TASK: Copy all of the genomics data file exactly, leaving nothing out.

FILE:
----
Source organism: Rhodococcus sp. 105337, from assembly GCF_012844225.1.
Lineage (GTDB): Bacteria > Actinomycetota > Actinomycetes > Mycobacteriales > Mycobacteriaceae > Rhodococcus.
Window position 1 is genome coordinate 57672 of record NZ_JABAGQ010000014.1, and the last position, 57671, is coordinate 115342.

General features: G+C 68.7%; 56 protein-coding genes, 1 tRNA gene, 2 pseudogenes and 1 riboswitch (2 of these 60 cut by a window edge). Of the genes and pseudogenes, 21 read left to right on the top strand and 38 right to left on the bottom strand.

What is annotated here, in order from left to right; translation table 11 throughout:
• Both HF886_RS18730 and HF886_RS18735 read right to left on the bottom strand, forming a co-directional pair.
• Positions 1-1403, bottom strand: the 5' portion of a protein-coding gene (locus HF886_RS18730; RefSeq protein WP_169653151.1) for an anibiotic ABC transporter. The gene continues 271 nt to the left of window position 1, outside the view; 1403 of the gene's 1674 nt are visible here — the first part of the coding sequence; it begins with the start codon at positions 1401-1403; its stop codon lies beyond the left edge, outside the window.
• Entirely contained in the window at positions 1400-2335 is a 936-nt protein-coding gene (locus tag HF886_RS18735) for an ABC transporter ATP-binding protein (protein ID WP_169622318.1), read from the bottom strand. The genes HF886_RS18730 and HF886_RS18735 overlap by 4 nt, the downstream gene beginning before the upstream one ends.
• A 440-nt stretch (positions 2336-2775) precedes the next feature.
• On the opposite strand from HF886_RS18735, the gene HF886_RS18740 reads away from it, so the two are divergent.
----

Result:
Source organism: Rhodococcus sp. 105337, from assembly GCF_012844225.1.
Lineage (GTDB): Bacteria > Actinomycetota > Actinomycetes > Mycobacteriales > Mycobacteriaceae > Rhodococcus.
Window position 1 is genome coordinate 57672 of record NZ_JABAGQ010000014.1, and the last position, 57671, is coordinate 115342.

General features: G+C 68.7%; 56 protein-coding genes, 1 tRNA gene, 2 pseudogenes and 1 riboswitch (2 of these 60 cut by a window edge). Of the genes and pseudogenes, 21 read left to right on the top strand and 38 right to left on the bottom strand.

What is annotated here, in order from left to right; translation table 11 throughout:
• Both HF886_RS18730 and HF886_RS18735 read right to left on the bottom strand, forming a co-directional pair.
• Positions 1-1403, bottom strand: the 5' portion of a protein-coding gene (locus HF886_RS18730; RefSeq protein WP_169653151.1) for an anibiotic ABC transporter. The gene continues 271 nt to the left of window position 1, outside the view; 1403 of the gene's 1674 nt are visible here — the first part of the coding sequence; it begins with the start codon at positions 1401-1403; its stop codon lies beyond the left edge, outside the window.
• Entirely contained in the window at positions 1400-2335 is a 936-nt protein-coding gene (locus tag HF886_RS18735) for an ABC transporter ATP-binding protein (protein ID WP_169622318.1), read from the bottom strand. The genes HF886_RS18730 and HF886_RS18735 overlap by 4 nt, the downstream gene beginning before the upstream one ends.
• A 440-nt stretch (positions 2336-2775) precedes the next feature.
• On the opposite strand from HF886_RS18735, the gene HF886_RS18740 reads away from it, so the two are divergent.